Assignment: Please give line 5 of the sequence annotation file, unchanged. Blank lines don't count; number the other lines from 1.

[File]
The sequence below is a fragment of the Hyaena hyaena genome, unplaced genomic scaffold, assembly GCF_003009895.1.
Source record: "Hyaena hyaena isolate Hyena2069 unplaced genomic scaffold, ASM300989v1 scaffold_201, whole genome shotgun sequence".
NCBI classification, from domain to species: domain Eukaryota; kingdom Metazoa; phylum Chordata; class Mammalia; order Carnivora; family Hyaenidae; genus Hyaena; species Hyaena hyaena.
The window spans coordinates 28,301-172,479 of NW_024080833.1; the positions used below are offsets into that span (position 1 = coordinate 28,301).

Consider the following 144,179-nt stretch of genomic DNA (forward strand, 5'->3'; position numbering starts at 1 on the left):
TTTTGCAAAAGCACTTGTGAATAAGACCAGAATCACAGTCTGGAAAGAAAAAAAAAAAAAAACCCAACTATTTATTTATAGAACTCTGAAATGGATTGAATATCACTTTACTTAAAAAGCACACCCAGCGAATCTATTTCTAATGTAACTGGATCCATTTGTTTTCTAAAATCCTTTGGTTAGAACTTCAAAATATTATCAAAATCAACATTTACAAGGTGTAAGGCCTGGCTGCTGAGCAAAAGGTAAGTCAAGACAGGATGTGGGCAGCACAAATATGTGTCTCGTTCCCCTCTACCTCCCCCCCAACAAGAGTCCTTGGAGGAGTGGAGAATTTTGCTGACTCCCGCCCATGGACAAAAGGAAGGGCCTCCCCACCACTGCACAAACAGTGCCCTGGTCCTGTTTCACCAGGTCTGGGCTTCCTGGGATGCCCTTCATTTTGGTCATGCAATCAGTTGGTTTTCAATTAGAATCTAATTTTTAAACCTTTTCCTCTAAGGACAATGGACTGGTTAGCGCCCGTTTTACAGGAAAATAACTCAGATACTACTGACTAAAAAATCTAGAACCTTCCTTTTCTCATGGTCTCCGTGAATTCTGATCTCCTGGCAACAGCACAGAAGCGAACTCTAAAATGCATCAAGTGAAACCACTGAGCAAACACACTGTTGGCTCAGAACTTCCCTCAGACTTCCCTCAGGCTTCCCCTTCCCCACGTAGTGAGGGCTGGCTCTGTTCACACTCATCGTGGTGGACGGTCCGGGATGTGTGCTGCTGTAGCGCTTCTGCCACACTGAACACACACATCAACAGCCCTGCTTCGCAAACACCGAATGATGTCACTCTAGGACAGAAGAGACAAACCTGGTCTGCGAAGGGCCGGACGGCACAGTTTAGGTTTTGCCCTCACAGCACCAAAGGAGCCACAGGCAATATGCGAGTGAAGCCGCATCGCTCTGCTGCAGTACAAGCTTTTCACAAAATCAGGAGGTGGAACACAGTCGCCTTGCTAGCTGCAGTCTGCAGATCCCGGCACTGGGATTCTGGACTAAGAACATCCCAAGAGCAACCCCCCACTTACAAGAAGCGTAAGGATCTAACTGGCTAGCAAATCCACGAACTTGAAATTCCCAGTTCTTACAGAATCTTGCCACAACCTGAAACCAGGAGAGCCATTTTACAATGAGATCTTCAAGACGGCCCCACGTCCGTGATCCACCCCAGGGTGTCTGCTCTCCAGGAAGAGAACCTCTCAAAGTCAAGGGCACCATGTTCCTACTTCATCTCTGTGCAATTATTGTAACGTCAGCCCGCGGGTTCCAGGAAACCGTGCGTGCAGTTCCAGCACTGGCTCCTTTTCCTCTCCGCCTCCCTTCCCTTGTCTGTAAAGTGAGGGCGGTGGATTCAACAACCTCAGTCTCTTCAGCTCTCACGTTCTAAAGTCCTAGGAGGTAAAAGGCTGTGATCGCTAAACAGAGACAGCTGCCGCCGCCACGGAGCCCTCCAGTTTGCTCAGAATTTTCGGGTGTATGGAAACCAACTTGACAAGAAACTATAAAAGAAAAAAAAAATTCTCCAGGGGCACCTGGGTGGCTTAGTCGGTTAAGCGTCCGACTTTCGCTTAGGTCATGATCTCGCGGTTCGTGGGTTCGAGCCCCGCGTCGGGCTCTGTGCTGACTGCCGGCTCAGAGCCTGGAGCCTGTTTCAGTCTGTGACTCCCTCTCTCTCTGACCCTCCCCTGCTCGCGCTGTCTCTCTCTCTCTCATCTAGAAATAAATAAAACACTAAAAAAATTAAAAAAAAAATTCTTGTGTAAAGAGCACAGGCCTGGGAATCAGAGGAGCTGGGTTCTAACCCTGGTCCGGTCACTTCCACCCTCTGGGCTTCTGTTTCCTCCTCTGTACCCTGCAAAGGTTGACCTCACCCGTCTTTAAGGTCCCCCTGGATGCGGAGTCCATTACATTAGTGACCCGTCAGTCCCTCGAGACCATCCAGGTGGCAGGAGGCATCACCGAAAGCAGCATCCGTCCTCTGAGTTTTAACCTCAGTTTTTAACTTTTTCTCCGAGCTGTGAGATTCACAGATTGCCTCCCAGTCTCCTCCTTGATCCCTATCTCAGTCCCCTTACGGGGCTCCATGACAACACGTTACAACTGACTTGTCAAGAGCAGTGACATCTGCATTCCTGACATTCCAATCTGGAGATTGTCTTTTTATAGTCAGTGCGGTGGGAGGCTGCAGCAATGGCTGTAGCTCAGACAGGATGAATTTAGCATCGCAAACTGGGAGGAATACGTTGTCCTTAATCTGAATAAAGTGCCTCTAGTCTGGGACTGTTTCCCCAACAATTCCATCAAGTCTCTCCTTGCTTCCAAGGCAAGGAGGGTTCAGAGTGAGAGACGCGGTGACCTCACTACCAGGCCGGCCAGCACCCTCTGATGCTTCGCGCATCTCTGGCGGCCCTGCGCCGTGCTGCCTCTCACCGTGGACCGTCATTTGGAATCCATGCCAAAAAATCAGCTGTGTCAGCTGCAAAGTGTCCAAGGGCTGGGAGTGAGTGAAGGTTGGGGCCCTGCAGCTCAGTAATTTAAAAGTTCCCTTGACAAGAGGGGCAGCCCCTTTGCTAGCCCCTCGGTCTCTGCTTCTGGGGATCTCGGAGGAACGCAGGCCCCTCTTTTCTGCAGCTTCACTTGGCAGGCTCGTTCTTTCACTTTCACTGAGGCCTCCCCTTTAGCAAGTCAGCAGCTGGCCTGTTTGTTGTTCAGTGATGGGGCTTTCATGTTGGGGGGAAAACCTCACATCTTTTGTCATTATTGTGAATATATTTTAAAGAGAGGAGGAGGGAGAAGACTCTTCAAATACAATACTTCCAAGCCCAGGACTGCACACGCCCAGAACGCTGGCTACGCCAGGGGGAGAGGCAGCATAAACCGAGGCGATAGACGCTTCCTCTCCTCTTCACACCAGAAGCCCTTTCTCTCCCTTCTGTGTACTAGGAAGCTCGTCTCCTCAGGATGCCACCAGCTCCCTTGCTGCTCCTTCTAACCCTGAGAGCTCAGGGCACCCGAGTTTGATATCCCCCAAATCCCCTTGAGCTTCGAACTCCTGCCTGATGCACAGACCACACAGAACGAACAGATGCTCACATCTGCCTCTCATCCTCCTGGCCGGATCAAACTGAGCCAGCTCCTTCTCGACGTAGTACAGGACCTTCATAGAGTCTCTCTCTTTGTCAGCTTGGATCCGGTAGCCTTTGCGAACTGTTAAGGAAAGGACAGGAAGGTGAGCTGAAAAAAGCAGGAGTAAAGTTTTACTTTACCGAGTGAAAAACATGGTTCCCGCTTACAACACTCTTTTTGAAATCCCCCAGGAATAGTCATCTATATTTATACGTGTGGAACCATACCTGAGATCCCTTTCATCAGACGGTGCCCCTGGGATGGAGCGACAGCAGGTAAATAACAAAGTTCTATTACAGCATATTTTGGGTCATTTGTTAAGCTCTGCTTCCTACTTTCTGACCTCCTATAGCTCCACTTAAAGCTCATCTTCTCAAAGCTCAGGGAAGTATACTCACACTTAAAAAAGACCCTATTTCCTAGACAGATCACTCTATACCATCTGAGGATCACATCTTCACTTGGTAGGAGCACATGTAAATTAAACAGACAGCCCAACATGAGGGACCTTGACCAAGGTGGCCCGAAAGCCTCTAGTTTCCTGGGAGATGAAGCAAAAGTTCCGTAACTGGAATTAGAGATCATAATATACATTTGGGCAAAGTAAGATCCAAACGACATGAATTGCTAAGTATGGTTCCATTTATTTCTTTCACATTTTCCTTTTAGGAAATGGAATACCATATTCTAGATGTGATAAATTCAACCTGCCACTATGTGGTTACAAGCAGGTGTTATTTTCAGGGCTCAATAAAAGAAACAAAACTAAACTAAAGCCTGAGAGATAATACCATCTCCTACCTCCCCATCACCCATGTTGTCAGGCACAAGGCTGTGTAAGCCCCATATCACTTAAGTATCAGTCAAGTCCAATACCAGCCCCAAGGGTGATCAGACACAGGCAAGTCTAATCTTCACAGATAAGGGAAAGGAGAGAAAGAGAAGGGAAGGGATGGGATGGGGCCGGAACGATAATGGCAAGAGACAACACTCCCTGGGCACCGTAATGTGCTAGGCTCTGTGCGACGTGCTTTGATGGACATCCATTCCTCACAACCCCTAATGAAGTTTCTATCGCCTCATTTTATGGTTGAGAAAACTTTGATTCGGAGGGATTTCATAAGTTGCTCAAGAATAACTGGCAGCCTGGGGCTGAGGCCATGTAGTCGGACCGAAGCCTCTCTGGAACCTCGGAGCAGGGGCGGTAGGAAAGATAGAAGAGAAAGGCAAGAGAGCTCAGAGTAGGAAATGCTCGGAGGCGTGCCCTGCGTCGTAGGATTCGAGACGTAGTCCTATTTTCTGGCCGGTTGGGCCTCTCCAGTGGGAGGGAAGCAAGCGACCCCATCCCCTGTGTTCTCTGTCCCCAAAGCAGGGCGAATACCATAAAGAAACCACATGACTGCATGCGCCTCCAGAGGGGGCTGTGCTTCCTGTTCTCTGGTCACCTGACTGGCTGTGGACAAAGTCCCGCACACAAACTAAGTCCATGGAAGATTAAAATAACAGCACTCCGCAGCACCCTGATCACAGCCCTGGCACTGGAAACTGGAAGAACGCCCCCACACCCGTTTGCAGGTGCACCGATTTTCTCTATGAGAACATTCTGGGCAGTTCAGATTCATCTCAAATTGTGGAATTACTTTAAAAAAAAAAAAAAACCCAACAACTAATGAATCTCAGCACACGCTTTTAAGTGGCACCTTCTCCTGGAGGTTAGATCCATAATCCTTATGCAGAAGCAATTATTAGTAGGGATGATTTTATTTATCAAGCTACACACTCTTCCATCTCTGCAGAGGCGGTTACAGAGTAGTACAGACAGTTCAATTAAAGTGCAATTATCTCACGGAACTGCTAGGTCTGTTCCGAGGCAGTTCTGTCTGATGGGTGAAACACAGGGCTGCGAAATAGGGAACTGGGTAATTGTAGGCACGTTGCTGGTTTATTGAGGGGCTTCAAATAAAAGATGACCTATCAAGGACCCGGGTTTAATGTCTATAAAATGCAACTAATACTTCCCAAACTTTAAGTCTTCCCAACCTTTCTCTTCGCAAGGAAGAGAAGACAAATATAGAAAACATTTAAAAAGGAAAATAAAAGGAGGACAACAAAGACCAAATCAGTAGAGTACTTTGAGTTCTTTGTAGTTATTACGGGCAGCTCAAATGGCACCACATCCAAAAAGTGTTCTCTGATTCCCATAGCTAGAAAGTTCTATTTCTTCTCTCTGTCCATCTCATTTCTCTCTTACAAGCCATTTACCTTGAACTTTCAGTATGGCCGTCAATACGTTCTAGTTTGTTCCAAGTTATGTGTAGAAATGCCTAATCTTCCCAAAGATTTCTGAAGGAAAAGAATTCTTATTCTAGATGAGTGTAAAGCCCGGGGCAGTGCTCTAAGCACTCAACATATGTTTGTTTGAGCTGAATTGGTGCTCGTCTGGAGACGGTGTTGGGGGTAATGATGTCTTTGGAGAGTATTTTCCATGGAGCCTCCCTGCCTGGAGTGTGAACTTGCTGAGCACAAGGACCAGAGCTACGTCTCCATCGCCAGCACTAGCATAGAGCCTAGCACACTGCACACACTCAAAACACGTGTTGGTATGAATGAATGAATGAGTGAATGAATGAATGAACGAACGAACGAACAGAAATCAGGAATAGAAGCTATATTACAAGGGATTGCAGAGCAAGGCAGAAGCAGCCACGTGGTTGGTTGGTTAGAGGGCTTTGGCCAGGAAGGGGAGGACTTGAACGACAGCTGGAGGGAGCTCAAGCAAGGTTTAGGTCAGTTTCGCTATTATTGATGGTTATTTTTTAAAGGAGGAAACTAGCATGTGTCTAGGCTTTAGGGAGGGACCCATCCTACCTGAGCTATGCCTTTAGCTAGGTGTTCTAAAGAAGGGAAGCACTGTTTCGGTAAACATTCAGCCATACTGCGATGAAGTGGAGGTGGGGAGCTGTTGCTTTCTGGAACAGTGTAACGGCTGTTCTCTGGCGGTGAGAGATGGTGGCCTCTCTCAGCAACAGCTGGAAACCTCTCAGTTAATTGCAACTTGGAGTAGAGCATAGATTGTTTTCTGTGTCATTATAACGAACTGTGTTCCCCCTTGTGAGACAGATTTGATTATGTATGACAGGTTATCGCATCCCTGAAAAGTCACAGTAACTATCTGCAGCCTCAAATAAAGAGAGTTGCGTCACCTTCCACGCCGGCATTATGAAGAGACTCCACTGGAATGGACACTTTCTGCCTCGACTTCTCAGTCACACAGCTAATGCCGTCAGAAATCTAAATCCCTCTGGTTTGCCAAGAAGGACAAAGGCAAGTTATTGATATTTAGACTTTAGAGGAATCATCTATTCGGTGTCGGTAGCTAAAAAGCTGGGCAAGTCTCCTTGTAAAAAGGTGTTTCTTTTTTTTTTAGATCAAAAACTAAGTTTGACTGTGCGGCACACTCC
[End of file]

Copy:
Consider the following 144,179-nt stretch of genomic DNA (forward strand, 5'->3'; position numbering starts at 1 on the left):